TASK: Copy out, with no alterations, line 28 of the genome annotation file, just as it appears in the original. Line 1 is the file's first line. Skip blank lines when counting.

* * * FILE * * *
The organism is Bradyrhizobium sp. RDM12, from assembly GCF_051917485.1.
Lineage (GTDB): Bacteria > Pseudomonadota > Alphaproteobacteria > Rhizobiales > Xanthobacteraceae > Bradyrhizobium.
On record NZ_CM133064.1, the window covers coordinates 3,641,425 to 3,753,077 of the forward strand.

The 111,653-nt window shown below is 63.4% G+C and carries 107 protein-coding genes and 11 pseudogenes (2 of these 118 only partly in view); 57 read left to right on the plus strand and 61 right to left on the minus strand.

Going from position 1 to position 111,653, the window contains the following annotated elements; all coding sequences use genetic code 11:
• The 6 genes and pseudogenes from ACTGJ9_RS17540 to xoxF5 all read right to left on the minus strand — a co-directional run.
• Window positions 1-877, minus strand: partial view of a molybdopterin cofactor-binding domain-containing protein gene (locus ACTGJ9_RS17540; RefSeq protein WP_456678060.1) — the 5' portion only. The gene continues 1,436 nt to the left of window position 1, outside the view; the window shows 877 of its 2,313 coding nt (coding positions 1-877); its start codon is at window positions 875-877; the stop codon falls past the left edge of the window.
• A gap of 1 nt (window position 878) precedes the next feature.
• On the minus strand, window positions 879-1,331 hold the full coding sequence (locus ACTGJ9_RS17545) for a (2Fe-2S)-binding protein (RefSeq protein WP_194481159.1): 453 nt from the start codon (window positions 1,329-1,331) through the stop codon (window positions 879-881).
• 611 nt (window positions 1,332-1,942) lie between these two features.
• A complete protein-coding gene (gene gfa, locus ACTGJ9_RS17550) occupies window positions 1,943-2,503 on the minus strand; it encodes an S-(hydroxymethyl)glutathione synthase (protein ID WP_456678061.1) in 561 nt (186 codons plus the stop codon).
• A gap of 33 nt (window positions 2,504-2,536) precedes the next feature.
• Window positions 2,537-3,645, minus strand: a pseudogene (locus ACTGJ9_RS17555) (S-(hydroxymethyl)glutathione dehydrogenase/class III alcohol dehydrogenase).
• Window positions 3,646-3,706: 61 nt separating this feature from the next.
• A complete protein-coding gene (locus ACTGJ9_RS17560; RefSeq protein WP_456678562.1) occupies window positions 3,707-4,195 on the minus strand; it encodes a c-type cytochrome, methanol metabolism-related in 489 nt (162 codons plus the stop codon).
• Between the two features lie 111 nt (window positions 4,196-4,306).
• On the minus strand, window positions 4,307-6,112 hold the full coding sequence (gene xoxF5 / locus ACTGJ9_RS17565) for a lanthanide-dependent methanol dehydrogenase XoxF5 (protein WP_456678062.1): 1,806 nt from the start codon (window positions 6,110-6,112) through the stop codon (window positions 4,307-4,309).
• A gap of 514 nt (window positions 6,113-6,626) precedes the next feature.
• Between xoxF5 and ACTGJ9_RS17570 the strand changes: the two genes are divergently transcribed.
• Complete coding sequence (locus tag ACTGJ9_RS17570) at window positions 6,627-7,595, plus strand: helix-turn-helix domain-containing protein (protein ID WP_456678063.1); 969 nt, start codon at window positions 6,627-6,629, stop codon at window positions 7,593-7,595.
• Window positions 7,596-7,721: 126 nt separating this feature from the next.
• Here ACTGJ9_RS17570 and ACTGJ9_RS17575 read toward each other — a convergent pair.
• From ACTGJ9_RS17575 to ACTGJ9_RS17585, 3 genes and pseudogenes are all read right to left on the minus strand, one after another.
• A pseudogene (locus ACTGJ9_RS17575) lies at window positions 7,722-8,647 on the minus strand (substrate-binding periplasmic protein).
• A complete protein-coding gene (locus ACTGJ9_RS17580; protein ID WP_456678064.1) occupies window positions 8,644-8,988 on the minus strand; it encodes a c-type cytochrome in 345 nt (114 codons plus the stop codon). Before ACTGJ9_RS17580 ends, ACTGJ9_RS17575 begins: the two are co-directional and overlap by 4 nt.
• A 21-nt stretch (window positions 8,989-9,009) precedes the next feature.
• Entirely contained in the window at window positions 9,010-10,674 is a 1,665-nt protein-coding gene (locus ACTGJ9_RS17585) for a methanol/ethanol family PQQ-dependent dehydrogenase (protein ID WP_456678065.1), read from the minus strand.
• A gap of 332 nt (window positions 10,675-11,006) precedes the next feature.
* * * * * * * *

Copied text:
• A gap of 332 nt (window positions 10,675-11,006) precedes the next feature.